Feature: Red sea bream

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It is called 'Sakura sea bream' which is best to eat in spring.

Major production areas
Nagasaki, Fukuoka, Bungo Suido (Oita, Ehime),
and Seto Inland Sea (Hyogo Akashi, Awaji Island)
From December to June
From February to April

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The red sea bream is more familiar to the Japanese people than tuna. The red sea bream is a fish which is always used for special occasions like the New Year, wedding ceremonies, and even sumo championships. The fish start to accumulate nutrients from January to February, during which time their bodies are very elastic and particularly fatty. The fish is filled with wholesome Omega-3 fatty acid which provide certain health benefits. Between March to April, the fish gradually migrate from sea depths of up to 200 meters to shallower waters in preparation for spawning. Spawning season lasts from May to June. Throughout the process mentioned above, the bodies of the fish develop a bright cherry blossom colour. Hence inheriting the name, Sakura bream.

Three main signs of a good red sea bream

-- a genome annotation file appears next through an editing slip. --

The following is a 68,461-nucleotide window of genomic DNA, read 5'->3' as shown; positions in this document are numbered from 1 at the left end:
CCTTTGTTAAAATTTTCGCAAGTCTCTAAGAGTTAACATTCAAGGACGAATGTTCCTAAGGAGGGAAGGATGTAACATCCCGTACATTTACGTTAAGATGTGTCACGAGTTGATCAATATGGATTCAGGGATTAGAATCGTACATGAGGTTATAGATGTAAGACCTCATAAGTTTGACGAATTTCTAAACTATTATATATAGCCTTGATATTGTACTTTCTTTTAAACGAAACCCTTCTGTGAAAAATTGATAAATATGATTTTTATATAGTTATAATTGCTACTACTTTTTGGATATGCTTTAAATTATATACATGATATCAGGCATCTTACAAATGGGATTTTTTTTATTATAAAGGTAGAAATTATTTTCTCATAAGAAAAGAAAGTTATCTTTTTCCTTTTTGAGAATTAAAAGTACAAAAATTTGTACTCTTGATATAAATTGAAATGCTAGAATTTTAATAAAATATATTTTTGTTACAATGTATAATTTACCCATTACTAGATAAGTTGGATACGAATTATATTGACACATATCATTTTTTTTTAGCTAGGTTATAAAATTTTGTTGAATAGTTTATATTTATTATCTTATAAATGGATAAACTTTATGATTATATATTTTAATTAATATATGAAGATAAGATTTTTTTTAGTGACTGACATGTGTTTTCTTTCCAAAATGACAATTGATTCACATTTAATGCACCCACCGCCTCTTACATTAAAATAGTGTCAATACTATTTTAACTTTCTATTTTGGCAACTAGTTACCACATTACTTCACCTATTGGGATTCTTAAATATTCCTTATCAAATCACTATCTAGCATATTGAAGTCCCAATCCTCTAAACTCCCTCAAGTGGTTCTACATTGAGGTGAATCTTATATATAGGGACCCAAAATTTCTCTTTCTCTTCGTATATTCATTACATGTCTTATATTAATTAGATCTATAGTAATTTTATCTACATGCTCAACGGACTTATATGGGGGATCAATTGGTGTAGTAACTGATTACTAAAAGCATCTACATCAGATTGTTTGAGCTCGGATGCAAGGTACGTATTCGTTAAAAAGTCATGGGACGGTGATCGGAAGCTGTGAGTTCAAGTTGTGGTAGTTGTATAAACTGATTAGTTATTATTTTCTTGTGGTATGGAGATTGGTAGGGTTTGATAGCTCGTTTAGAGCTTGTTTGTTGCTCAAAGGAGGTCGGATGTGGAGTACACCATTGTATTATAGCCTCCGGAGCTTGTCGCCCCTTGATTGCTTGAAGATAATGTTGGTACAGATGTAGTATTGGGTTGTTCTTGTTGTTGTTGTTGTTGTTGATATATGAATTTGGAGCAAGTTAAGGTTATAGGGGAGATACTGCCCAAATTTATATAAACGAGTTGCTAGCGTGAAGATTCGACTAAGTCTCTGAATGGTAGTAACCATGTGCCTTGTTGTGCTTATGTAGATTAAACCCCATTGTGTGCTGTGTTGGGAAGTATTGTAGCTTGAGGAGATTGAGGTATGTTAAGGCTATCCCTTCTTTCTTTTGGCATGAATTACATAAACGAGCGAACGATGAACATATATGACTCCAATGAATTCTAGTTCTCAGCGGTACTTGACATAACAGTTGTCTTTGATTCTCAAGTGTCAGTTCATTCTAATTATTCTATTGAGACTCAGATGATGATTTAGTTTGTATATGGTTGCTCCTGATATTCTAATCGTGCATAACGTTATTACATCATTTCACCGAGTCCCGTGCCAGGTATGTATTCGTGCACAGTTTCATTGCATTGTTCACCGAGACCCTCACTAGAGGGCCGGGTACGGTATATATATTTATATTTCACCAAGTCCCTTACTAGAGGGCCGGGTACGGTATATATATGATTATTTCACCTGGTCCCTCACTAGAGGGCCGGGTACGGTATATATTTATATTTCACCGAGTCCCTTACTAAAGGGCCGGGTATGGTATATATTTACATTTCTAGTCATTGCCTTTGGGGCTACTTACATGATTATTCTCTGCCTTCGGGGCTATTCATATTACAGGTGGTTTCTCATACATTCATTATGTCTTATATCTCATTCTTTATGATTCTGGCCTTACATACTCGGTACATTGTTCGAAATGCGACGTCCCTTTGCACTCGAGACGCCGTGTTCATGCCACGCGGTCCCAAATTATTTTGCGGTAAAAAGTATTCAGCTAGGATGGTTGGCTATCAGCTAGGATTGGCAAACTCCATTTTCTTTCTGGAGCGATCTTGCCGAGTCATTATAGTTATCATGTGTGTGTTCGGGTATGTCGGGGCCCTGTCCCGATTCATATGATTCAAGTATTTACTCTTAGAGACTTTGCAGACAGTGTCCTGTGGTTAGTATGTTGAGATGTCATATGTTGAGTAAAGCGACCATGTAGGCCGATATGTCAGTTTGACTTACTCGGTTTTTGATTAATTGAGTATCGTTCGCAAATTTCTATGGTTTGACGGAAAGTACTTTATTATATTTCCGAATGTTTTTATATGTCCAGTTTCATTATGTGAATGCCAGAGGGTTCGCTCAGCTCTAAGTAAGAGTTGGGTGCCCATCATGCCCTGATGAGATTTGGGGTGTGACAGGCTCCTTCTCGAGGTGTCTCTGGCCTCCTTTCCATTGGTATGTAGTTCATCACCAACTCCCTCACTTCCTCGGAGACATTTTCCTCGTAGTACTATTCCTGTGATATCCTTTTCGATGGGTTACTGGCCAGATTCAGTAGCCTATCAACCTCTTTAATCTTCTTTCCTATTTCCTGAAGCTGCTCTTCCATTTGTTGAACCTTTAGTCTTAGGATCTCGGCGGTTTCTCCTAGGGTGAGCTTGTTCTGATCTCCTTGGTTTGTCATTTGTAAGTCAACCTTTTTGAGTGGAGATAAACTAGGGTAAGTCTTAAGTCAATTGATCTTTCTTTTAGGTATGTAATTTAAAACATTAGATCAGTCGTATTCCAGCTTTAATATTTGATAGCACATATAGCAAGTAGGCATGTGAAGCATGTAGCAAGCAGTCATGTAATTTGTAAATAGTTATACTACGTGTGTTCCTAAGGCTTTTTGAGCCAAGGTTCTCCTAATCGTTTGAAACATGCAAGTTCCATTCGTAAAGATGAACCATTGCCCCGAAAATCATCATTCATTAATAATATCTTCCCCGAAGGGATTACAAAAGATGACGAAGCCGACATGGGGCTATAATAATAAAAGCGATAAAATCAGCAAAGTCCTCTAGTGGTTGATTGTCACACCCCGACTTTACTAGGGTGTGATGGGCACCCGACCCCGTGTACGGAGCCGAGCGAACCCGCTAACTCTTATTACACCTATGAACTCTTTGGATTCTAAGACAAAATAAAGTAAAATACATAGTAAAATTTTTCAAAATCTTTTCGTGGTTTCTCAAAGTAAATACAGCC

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Signs which are inherent in fresh and high quality red sea bream include blue spots which are appear around the eyelids lining vividly (akin to eye shadow) and also on the back part of the fish body, redness of the skin (the redder the better), and puffiness of the belly (i.e. nutrients are stored for spawning). The redness of the skin act as an indication that the flesh at the backbone region which is used for sashimi is thick and dark red in colour. The eggs from the female fish are delicacies enjoyed by Japanese. At the same time, milt from the male fish are used to make milt tofu in Kaiseki restaurants. The milt from male red sea bream are richer in flavour than that from cod (Sukeso cod).


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